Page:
As GOP leaders thin the ranks of members of the class of 2010 at the upper echelons of the conference, some in the historic class are fighting to retain their positions of influence.
Leaders have already reduced the class’s dedicated ranks at the leadership table from two to one, and now Speaker John A. Boehner, R-Ohio, wants to cut their reserved seats on the Republican Steering Committee from three to one, as well.
Rep. Joe Heck, R-Nev., who will be a class representative to the steering committee, said he is fighting to keep at least two spots to represent the returning members of the class.
“We’re telling leadership that we need to have that second position in order to represent the over-70 members that we have fairly and equitably for committee assignments,” Heck said Wednesday.
At least 14 members of the Republican freshman class will not be returning to Congress next year after a tough election cycle for the GOP, but the group still represents about one-third of the conference. The incoming freshman class of 35 members will have one seat on the steering committee, so the argument in favor of Heck’s position is that simply based on math, a class with twice as many members should have twice as many seats.
Heck said the group is trying to figure out a path forward to convince leadership before Thursday’s 2 p.m. GOP organizational meeting that it is worthy of an extra spot.
“We’re looking for a way to maximize the leverage we hold as a freshman class to help our fellow freshman classmates,” he said, though he would not be more specific.
Members of the class of 2010 had two spots in general leadership in the 112th Congress as well, but the number will be reduced to one next year and the position does not come with a steering committee seat.
On Wednesday, the class elected Rep. Tim Scott of South Carolina to be that representative. Rep. Kristi Noem of South Dakota occupied the other role, but she has already announced she would not be challenging Scott.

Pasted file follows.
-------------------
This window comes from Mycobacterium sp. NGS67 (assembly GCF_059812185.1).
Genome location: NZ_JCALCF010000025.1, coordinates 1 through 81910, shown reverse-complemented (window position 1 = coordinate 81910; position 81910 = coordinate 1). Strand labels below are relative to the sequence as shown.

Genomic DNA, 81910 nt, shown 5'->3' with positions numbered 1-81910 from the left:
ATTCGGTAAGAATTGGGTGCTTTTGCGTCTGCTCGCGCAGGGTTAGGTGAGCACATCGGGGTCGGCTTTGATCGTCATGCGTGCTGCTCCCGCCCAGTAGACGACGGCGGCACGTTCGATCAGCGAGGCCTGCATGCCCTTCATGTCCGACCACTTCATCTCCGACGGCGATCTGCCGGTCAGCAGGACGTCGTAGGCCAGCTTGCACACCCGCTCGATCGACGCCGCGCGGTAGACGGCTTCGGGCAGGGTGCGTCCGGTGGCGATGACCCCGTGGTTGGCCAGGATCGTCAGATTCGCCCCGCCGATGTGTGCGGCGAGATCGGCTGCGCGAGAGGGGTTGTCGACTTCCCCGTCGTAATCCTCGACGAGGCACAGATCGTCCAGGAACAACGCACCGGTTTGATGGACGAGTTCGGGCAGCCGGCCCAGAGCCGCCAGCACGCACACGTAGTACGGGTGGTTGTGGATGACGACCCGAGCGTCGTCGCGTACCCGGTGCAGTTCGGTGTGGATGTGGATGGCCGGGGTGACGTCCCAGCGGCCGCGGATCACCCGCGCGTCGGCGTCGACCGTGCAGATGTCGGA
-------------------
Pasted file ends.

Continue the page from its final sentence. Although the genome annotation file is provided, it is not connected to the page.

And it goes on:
Noem said they were not told until last week that the leadership table would be thinned. She said the class wasn’t offered two seats in the first place, but convinced the speaker during 2010’s freshman orientation that they deserved it because of the size of their class. That gives her hope that leadership will hear them out again.
“The concerns that we’ve had, we definitely made to them. Ultimately it’s a decision of the leadership team,” she said. “We’ve found in the past that if we make our case to the speaker he’ll listen and hopefully he will this time, too.”
The speaker’s office declined to comment.
The steering committee is an influential group of conference leaders, committee chairmen and regional representatives who dole out committee assignments and vote on committee chairmanships. Their dealings are closely guarded and the membership is not publicized. Generally, it is packed with allies of the speaker, but due to the enormous 2010 freshman class, leadership decided to give the group an unprecedented three seats.
Leaders from military and veterans service organizations joined Sens. Roger Wicker, R-Miss., Kelly Ayotte , R-N.H., and Lindsey Graham, R-S.C., at a press conference to urge the Senate to replace a provision in the budget proposal that cuts retirement benefits for veterans. Wicker, Ayotee, and Graham earlier called for a bipartisan solution to replace the $6.3 billion in cuts to military retiree benefits.
Each year since 1990, CQ Roll Call has reviewed the financial disclosures of all 541 senators, representatives and delegates to determine the 50 richest members of Congress. This year's report, derived from forms covering the calendar year 2012, shows it took a net worth of $6.67 million to crack the exclusive club.